Interest rates and gold

The Monetary Policy Committee is a committee of the Bank of England, which meets to decide the official interest rate in the United Kingdom. Despite only meeting eight times a year, a particularly significant event such as Brexit, or the Covid-19 pandemic could force the committee to discuss interest rates more frequently, with their decision having potentially strong repercussions on the gold price and the condition of national and international markets.

The correlation between interest rates and the gold value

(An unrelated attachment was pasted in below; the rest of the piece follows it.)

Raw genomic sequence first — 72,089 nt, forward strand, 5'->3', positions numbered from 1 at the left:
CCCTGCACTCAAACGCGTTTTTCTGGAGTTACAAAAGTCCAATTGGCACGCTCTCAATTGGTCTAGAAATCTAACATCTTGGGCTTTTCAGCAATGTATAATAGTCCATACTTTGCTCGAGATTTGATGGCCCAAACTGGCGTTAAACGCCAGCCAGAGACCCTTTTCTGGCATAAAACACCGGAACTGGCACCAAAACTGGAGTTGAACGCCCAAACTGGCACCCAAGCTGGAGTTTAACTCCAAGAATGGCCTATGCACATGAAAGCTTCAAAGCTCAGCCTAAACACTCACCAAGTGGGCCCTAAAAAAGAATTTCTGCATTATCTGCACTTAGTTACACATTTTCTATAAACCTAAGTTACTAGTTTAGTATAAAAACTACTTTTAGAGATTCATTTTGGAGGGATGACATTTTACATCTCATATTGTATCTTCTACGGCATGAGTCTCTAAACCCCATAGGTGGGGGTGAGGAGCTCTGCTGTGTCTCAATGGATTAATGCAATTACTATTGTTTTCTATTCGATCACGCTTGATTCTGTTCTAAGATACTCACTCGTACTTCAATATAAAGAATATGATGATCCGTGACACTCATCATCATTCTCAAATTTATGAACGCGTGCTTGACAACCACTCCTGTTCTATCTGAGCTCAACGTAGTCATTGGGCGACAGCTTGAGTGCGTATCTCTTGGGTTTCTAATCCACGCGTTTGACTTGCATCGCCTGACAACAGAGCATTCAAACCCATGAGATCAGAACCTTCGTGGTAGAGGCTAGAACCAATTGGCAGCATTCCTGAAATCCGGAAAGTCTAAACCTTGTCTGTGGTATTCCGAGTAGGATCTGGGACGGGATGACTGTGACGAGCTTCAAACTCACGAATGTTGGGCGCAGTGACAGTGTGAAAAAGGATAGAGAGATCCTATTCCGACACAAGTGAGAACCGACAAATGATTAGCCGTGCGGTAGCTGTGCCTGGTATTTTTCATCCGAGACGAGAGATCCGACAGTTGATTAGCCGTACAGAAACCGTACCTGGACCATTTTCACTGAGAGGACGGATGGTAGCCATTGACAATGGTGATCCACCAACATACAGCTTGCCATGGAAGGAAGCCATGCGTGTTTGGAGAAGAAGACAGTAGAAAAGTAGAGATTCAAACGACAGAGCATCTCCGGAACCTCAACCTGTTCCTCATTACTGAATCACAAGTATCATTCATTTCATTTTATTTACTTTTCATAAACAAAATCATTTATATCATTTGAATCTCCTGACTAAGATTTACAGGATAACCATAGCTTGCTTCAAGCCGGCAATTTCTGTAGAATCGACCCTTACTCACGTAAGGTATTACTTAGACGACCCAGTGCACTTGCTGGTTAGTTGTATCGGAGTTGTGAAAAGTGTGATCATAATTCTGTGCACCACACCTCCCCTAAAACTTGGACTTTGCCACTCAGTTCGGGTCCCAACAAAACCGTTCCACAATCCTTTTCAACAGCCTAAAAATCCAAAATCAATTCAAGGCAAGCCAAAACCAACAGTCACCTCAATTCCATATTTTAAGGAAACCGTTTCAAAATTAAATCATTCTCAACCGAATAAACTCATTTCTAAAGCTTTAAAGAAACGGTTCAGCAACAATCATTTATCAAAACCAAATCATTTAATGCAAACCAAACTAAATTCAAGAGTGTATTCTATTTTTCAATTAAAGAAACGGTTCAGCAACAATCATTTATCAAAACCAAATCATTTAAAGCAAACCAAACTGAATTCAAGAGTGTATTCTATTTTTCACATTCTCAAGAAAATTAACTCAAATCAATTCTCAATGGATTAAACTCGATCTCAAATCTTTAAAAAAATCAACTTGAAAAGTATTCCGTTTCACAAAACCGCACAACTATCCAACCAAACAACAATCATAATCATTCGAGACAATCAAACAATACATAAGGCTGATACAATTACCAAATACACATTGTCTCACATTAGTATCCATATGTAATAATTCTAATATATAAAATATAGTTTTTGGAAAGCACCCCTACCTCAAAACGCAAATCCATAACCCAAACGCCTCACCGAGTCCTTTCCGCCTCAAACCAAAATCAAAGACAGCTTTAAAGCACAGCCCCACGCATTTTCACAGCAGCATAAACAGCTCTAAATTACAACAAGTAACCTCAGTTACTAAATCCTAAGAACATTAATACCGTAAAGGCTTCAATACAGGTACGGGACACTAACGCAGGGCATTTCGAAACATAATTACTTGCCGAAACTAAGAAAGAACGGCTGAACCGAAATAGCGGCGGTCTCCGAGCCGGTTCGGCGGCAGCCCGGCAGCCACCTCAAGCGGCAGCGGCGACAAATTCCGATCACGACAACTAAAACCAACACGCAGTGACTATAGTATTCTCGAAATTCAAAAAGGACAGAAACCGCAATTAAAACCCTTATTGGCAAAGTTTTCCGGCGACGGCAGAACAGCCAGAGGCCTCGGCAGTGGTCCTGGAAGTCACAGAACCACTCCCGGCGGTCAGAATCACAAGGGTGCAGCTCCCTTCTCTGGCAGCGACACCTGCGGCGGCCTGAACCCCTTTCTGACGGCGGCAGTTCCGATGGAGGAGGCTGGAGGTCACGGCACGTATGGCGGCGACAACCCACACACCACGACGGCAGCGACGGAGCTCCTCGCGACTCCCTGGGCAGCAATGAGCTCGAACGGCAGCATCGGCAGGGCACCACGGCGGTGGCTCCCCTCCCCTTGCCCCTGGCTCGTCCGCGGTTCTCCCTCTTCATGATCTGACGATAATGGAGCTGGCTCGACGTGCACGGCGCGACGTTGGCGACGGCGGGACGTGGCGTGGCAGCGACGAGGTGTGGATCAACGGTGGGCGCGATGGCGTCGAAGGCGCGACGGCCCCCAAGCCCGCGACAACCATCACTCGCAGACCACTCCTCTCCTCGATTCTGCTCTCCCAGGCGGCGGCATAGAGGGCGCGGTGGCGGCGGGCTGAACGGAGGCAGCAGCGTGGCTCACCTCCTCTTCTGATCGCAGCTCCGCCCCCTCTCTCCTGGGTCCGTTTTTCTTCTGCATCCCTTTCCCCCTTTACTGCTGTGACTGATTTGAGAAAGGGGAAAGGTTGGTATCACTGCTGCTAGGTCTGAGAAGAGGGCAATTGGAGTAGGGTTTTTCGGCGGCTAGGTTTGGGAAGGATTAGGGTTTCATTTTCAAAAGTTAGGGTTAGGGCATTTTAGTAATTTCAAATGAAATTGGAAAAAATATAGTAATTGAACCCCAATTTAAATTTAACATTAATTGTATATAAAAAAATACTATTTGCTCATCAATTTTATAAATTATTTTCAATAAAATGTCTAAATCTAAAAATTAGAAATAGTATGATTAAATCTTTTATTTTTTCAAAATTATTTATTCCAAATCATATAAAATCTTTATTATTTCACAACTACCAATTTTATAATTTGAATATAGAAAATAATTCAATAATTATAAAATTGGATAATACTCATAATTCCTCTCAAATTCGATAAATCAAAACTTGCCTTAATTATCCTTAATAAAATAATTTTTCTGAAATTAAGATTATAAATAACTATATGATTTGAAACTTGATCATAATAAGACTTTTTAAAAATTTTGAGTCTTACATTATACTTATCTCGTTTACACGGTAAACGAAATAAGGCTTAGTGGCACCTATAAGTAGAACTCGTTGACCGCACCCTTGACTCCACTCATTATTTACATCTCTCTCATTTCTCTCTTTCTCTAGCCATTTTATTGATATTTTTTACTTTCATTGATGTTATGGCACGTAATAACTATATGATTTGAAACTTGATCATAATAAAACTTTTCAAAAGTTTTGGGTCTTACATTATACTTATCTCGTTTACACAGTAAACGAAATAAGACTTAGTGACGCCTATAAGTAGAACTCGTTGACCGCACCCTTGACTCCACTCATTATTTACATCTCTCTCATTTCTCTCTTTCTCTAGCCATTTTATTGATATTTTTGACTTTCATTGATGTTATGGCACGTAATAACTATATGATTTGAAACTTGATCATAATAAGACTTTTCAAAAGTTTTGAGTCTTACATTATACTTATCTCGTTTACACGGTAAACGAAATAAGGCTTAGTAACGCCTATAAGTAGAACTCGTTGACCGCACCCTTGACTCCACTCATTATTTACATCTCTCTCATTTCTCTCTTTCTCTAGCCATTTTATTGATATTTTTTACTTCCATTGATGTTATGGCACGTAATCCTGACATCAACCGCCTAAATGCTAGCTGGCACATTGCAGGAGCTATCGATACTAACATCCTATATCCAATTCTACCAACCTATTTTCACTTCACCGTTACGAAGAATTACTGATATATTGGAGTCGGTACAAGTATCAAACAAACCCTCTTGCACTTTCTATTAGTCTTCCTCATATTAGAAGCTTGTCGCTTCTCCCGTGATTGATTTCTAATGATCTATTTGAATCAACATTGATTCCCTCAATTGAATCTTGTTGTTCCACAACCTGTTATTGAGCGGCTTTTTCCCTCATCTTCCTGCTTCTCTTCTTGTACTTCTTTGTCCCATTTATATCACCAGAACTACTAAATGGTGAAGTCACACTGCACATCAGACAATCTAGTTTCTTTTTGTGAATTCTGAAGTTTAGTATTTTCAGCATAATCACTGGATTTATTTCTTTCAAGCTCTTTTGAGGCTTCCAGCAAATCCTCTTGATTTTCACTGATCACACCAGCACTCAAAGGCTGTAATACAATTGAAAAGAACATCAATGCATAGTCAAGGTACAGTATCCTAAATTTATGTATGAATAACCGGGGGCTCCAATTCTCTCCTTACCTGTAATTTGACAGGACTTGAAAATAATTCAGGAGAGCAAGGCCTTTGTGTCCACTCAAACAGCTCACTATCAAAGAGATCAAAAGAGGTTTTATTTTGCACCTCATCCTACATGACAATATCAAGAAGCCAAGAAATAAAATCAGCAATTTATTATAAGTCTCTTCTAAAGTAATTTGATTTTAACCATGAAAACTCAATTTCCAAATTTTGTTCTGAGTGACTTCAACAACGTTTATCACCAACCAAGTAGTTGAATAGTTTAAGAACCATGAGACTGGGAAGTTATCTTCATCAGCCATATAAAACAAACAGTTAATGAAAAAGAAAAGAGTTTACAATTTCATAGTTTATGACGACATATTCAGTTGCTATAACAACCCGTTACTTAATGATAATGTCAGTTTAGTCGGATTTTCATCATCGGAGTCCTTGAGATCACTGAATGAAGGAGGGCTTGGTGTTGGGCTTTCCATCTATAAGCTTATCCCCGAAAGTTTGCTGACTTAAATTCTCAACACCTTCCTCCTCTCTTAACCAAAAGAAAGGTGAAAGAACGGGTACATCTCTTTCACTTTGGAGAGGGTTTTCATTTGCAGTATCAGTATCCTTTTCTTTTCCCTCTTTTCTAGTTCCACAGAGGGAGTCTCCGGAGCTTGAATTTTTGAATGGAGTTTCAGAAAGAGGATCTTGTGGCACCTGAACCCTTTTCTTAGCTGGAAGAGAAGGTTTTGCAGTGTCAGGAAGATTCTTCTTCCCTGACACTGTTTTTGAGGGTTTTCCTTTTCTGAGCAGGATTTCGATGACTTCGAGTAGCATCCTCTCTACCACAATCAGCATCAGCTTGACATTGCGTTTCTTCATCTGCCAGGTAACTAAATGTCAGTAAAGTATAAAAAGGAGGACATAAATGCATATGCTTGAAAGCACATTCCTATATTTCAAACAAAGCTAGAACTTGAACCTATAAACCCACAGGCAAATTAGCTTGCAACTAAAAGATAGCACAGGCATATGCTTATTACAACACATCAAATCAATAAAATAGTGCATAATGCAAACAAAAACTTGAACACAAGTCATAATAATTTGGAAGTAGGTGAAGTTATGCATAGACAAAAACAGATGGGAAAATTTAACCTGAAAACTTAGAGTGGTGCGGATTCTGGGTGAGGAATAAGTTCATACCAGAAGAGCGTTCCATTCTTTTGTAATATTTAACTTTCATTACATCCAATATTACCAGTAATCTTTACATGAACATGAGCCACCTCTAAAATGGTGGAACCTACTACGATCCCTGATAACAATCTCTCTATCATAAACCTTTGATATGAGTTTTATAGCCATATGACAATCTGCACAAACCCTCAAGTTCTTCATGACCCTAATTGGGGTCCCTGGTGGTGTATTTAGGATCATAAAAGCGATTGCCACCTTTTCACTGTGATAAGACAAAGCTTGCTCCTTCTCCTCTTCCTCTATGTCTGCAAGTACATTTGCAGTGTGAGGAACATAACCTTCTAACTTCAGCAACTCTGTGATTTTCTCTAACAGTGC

According to The World Gold Council, there is usually a negative correlation between gold and interest rates. This is because when interest rates rise, it is usually an indication of a strong and thriving economy, which gives investors’ confidence to buy stocks, shares and bonds. 

Conversely, lower interest rates often suggest concerns relating to economic growth, which generally causes investors to flock towards more ‘safe haven’ type assets, such as gold, to protect their wealth.  This surge in demand for gold has traditionally resulted in it increasing in value.

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